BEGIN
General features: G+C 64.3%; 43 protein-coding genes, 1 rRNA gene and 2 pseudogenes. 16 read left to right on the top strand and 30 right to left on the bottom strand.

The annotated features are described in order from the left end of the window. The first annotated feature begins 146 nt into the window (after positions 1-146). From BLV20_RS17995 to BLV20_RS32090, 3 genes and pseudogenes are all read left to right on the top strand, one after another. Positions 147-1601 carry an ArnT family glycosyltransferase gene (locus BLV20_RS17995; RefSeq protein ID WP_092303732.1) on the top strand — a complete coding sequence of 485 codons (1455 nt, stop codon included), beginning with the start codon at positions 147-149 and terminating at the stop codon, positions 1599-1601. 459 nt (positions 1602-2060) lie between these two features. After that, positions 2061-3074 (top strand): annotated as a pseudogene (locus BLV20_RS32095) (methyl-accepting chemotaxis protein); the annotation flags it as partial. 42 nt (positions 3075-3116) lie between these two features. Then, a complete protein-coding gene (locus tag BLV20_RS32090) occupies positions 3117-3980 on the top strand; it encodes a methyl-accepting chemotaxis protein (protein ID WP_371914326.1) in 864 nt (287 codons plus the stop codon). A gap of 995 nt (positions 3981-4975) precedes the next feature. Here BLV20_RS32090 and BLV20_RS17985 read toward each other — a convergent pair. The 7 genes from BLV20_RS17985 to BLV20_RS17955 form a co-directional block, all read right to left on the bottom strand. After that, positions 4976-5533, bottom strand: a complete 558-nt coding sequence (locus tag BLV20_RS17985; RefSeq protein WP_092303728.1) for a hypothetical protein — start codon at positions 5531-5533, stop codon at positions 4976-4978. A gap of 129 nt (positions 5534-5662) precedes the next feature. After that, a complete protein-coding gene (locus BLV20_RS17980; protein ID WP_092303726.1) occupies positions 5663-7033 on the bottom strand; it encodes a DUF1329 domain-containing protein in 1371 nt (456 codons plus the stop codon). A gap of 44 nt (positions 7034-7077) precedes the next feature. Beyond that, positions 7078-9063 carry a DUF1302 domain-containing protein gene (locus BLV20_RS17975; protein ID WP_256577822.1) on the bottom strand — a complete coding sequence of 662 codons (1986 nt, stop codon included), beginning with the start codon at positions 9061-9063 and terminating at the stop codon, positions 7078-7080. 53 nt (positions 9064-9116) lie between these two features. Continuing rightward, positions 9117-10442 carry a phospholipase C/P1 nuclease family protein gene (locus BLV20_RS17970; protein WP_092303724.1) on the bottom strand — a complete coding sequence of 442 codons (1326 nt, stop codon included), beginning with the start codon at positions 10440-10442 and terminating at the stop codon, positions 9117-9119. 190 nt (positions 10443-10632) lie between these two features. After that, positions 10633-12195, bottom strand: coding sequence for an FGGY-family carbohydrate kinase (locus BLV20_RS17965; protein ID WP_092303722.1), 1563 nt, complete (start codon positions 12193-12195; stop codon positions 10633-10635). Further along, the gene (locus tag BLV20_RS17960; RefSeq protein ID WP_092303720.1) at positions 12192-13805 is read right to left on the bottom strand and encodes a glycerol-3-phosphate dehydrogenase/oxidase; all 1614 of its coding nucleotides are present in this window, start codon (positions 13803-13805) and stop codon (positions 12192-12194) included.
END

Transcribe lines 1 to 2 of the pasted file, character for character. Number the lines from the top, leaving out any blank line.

General features: G+C 64.3%; 43 protein-coding genes, 1 rRNA gene and 2 pseudogenes. 16 read left to right on the top strand and 30 right to left on the bottom strand.

The annotated features are described in order from the left end of the window. The first annotated feature begins 146 nt into the window (after positions 1-146). From BLV20_RS17995 to BLV20_RS32090, 3 genes and pseudogenes are all read left to right on the top strand, one after another. Positions 147-1601 carry an ArnT family glycosyltransferase gene (locus BLV20_RS17995; RefSeq protein ID WP_092303732.1) on the top strand — a complete coding sequence of 485 codons (1455 nt, stop codon included), beginning with the start codon at positions 147-149 and terminating at the stop codon, positions 1599-1601. 459 nt (positions 1602-2060) lie between these two features. After that, positions 2061-3074 (top strand): annotated as a pseudogene (locus BLV20_RS32095) (methyl-accepting chemotaxis protein); the annotation flags it as partial. 42 nt (positions 3075-3116) lie between these two features. Then, a complete protein-coding gene (locus tag BLV20_RS32090) occupies positions 3117-3980 on the top strand; it encodes a methyl-accepting chemotaxis protein (protein ID WP_371914326.1) in 864 nt (287 codons plus the stop codon). A gap of 995 nt (positions 3981-4975) precedes the next feature. Here BLV20_RS32090 and BLV20_RS17985 read toward each other — a convergent pair. The 7 genes from BLV20_RS17985 to BLV20_RS17955 form a co-directional block, all read right to left on the bottom strand. After that, positions 4976-5533, bottom strand: a complete 558-nt coding sequence (locus tag BLV20_RS17985; RefSeq protein WP_092303728.1) for a hypothetical protein — start codon at positions 5531-5533, stop codon at positions 4976-4978. A gap of 129 nt (positions 5534-5662) precedes the next feature. After that, a complete protein-coding gene (locus BLV20_RS17980; protein ID WP_092303726.1) occupies positions 5663-7033 on the bottom strand; it encodes a DUF1329 domain-containing protein in 1371 nt (456 codons plus the stop codon). A gap of 44 nt (positions 7034-7077) precedes the next feature. Beyond that, positions 7078-9063 carry a DUF1302 domain-containing protein gene (locus BLV20_RS17975; protein ID WP_256577822.1) on the bottom strand — a complete coding sequence of 662 codons (1986 nt, stop codon included), beginning with the start codon at positions 9061-9063 and terminating at the stop codon, positions 7078-7080. 53 nt (positions 9064-9116) lie between these two features. Continuing rightward, positions 9117-10442 carry a phospholipase C/P1 nuclease family protein gene (locus BLV20_RS17970; protein WP_092303724.1) on the bottom strand — a complete coding sequence of 442 codons (1326 nt, stop codon included), beginning with the start codon at positions 10440-10442 and terminating at the stop codon, positions 9117-9119. 190 nt (positions 10443-10632) lie between these two features. After that, positions 10633-12195, bottom strand: coding sequence for an FGGY-family carbohydrate kinase (locus BLV20_RS17965; protein ID WP_092303722.1), 1563 nt, complete (start codon positions 12193-12195; stop codon positions 10633-10635). Further along, the gene (locus tag BLV20_RS17960; RefSeq protein ID WP_092303720.1) at positions 12192-13805 is read right to left on the bottom strand and encodes a glycerol-3-phosphate dehydrogenase/oxidase; all 1614 of its coding nucleotides are present in this window, start codon (positions 13803-13805) and stop codon (positions 12192-12194) included.